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Lets joke around class.

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  • Pat Collins
    Folks, Once I took this Philosophy course, on the final test there where ten question, I could not answer one of them, I got an A . And then in my last year I
    Message 1 of 1 , Jan 12, 2003
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      Folks,

      Once I took this Philosophy course, on the final test
      there where ten question, I could not answer one of
      them, I got an "A".

      And then in my last year I took "Metaphysics", on the
      final they almost expelled me because the professor
      caught me looking into the soul of the student next
      to me.

      ... Pat





      >From: "Sue McPherson" <sue@...>
      >Reply-To: existlist@yahoogroups.com
      >To: <existlist@yahoogroups.com>
      >Subject: Re: [existlist] the irrational
      >Date: Sun, 12 Jan 2003 19:44:03 -0000
      >
      >Well, it was just a joke, like many other jokes
      >that are told on-list. It wasn't meant to be taken
      >apart to that extent. The man wouldn't have had
      >much time to make a decision. To me, the first
      >thought would be that here is an opportunity to
      >put the question of God to the test. The idea you
      >mention would have come after that.
      >
      >Sue McPherson
      >
      >
      >----- Original Message -----
      >From: "Lorna Landry" <lornalandry@...>
      >To: <existlist@yahoogroups.com>
      >Sent: Sunday, January 12, 2003 7:19 PM
      >Subject: Re: [existlist] the irrational
      >
      >
      > >
      > > Sue,
      > > You would think an agnostic, who does not deny God's existence but
      >claims
      >that knowledge is unknowable either way wouldn't be stupid enough to
      >'hedge'
      >his bets!...at least in the example of the drowning man here. If he cannot
      >claim either way whether or not God exists, I would imagine he would be
      >right in there dragging the guy to safety - just in case he may have to
      >answer for it later!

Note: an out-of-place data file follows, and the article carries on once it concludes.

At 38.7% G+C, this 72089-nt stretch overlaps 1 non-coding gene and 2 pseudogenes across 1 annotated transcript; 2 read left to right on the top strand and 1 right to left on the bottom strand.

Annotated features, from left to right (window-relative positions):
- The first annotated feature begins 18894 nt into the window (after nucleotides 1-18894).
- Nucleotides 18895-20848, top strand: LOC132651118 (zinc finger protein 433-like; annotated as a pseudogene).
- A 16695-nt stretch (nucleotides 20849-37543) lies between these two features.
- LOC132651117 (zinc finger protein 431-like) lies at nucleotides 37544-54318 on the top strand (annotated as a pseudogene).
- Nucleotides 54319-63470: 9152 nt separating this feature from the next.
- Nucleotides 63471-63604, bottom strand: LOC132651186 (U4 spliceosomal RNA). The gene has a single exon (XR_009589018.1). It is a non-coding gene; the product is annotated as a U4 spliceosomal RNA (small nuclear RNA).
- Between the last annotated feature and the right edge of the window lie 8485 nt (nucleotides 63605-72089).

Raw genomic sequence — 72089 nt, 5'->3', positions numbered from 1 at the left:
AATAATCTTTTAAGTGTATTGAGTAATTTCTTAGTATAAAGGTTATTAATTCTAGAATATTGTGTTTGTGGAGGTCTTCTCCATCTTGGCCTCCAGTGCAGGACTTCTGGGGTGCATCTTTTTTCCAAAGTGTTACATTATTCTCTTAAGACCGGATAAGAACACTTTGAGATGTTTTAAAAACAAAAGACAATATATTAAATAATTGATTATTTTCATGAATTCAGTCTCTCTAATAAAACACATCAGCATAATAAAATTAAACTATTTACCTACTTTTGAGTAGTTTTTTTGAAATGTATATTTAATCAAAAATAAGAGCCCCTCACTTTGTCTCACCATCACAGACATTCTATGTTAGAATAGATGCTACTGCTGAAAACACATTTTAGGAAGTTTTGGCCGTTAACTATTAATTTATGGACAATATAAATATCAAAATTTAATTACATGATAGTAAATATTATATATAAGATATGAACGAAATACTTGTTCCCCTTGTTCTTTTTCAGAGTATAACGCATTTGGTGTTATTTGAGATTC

> > Lorna
      > >
      > > Sue McPherson <sue@...> wrote:Mark,
      > >
      > > No, it isn't proof, but that's not the point. Obviously,
      > > the man's not going to be saved unless someone
      > > helps him.
      > >
      > > It's religious people who claim that God will help
      > > them, or that it's God's will if they die. Another
      > > religious believer, happening along, would likely
      > > interpret that situation to mean that god had let
      > > them be there, just at this moment, to help. Even
      > > an atheist might help, knowing that God does not
      > > exist and he himself is the drowning person's last
      > > chance. But agnostics believe there is no proof
      > > either way, that God exists or doesn't. There is no
      > > reason for them to believe. Just because this is
      > > their belief, and they have not taken the leap of
      > > faith, to believe or not believe, means that they
      > > would be more likely to want to see* proof.
      > >
      > > Sue McPherson
      > >
      > >
      > > ----- Original Message -----
      > > From: "Mark Tindall" <mbtin@...>
      > > To: <existlist@yahoogroups.com>
      > > Sent: Saturday, January 11, 2003 10:33 PM
      > > Subject: Re: [existlist] the irrational
      > >
      > >
      > > > Sue wrote:
      > > >
      > > > > The drowning man is appealing to God to save him.
      > > > > Thus, the agnostic might think, Well if I don't do anything,
      > > > > but wait and see, and the man actually gets out of his
      > > > > dire predicament, then that's proof that God answered
      > > > > his prayers. But if he drowns, then there couldn't be a
      > > > > God.
      > > >
      > > > Is it really proof either way?
      > > >
      > > >
      > > > Mark
      > > >
      > >
      > >
      > >
      > > Yahoo! Groups SponsorADVERTISEMENT
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